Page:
Milder winters are likely to mean less ground frost and therefore a lower risk of frost damage to roads. Higher temperatures and the fact that rainfall is likely to increase at the expense of snowfall may nevertheless increase wear on road surfaces, because snowless and wet road surfaces are more vulnerable to wear caused by studded winter tyres. Wear and rutting is likely to increase considerably especially on busy roads, and especially in Southern and Western Finland. The average rate of rutting on roads in the southern and western parts of the country has increased by between 30 and 45 percent in the last five years. Some of this is nevertheless attributable to increasing traffic volumes. In Eastern Finland and Lapland, the rate of rutting has remained at previous levels or even dropped. [4]

The likelihood of freezing rain, which creates treacherous road conditions, is expected to decrease in Finland in the future, by a few days even by 2040. However, freezing rain is expected to become slightly more common in the northernmost parts of Finland, as temperatures around zero degrees become more common. [5] Short-lived snowstorms, when a lot of snow falls at once, are likely to increase with climate change. Heavy snowfall causes disruptions and delays in traffic. All in all, the need for snow removal is likely to remain relatively unchanged or to decrease, because the period of snow cover will become shorter. [4]

Figure 1. Traffic on the outermost of the three ring roads around Helsinki.

© Raili Malinen

Milder winter temperatures may affect the likelihood of ground frost in two ways. On one hand, higher average temperatures limit frost formation, and frost may not penetrate as deep into the ground as before. On the other hand, the thinner snowpack may counteract this: Frost penetrates deeper into the ground if temperatures drop below freezing when there is no protective layer of snow. The likelihood of frost is nevertheless expected to decrease on the whole, and this has negative implications on forestry and timber transport, for example, as the ground will no longer be able to support the weight of forest machinery as well as before. [2] [3] [4]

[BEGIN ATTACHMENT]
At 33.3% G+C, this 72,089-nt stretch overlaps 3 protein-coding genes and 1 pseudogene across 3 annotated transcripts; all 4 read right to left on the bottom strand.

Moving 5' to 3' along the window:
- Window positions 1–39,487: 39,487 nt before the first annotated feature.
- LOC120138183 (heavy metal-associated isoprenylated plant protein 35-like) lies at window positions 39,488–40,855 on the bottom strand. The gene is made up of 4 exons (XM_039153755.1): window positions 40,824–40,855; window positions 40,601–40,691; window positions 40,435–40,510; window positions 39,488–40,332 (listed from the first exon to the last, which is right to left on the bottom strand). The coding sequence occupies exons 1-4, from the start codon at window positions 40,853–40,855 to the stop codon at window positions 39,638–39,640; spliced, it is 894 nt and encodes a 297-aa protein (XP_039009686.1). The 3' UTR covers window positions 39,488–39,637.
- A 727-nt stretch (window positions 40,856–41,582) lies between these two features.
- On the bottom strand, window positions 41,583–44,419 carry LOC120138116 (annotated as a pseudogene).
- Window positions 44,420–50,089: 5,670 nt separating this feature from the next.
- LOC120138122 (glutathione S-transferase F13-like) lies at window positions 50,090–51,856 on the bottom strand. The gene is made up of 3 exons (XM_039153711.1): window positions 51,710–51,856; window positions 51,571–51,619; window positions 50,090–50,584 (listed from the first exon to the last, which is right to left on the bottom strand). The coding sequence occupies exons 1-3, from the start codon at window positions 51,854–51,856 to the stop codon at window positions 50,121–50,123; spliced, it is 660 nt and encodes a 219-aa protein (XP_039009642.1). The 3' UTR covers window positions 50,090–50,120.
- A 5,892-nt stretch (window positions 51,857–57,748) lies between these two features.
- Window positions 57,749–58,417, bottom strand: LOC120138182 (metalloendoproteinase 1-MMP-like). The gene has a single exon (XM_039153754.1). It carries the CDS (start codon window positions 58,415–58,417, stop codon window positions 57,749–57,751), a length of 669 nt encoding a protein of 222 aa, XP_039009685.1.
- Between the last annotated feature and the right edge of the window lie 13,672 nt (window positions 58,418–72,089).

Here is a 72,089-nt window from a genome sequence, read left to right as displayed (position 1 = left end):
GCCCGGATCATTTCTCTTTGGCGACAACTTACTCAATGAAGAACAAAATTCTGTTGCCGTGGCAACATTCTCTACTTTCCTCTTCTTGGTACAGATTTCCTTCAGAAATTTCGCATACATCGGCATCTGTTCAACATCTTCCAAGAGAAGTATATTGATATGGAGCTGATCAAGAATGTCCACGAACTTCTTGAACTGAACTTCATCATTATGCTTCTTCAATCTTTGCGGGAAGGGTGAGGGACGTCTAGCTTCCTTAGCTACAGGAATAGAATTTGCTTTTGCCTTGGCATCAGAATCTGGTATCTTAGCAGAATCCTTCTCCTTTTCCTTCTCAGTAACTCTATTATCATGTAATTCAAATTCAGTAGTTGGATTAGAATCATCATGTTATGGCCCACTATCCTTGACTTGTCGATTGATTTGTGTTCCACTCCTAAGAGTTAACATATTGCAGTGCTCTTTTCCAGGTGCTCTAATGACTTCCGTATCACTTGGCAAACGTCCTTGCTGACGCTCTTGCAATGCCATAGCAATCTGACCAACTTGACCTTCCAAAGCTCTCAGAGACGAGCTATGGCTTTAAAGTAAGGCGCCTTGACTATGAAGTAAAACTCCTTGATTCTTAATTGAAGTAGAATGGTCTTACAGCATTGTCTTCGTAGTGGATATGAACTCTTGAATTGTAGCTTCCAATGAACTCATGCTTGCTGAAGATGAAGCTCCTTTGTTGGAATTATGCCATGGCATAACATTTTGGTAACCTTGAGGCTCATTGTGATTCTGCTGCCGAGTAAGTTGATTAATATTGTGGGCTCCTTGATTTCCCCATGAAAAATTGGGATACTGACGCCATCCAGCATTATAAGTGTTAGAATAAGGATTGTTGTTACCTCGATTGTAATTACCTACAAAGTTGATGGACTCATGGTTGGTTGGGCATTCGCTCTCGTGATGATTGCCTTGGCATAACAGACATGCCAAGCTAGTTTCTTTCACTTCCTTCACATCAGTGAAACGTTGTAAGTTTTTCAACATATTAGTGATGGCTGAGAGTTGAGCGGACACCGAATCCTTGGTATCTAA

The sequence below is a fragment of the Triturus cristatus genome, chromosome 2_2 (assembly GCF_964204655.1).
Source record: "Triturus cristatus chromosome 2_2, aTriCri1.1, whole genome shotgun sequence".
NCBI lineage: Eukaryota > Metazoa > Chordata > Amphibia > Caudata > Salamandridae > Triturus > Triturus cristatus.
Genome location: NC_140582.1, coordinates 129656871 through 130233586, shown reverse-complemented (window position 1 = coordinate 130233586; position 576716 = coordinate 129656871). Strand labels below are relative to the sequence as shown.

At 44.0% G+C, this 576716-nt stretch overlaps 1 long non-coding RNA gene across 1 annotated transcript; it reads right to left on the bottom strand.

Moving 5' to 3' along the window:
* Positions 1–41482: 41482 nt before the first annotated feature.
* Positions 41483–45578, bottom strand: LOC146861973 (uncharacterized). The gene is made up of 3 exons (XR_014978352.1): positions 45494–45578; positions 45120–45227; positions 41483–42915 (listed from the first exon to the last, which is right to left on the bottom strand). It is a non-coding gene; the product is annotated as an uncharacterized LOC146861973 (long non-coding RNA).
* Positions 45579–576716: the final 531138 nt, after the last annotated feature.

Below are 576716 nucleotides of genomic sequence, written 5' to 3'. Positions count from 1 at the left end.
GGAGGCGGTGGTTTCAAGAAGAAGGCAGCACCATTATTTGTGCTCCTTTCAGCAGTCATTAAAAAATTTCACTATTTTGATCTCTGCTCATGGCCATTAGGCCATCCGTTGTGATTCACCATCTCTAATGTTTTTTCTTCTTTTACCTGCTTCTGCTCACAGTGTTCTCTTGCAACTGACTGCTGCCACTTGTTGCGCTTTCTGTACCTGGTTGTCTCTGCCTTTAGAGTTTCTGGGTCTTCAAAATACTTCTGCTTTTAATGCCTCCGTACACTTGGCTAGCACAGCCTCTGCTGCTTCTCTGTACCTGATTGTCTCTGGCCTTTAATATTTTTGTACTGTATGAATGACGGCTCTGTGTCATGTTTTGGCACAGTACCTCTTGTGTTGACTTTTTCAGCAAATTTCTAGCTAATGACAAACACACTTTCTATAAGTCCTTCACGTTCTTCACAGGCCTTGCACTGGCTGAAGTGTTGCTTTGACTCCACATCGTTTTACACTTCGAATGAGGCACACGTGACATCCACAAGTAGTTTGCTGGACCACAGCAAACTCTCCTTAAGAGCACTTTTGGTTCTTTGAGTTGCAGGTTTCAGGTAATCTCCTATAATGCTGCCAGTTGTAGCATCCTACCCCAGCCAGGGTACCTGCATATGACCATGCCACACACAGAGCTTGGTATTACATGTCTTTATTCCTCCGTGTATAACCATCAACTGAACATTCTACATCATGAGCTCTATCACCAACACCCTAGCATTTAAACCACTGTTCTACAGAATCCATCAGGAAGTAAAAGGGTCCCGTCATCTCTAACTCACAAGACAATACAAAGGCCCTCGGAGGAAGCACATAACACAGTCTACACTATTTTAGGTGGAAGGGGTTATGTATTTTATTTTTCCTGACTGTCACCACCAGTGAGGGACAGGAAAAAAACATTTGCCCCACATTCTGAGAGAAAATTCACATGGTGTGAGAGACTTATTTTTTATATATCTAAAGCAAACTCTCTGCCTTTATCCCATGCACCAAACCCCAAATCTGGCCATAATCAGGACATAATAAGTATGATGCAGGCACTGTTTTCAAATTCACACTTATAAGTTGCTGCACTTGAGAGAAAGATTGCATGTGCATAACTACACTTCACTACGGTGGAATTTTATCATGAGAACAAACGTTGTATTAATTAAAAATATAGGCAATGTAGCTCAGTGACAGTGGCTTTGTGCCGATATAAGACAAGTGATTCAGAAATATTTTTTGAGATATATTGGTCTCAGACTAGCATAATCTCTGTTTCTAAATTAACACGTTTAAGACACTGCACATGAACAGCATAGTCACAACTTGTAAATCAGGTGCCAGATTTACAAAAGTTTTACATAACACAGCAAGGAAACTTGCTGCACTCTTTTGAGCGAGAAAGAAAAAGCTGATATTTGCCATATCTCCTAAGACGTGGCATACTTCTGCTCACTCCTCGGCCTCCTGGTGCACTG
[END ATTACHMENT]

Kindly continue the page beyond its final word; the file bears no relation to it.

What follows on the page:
The winters of 2006–2007 and 2007–2008 were considerably milder than average in Finland. Winter maintenance statistics compiled during these years provide valuable information about the kinds of effects that milder winters may have on winter road maintenance. Snow removal was required less often in Southern and Central Finland and on the west coast during the milder winters, while other parts of the country experienced no change. The winters between 2006 and 2008 were also unusual in terms of anti-icing, because more sand was used on roads than during the previous winters. The need for sanding was substantially higher than during previous years especially in Lapland, on the north coast, and in Eastern Finland. The use of salt decreased or remained unchanged on the west and south coasts, while considerably more salt had to be used inland and in Lapland during the winter of 2007–2008. [4]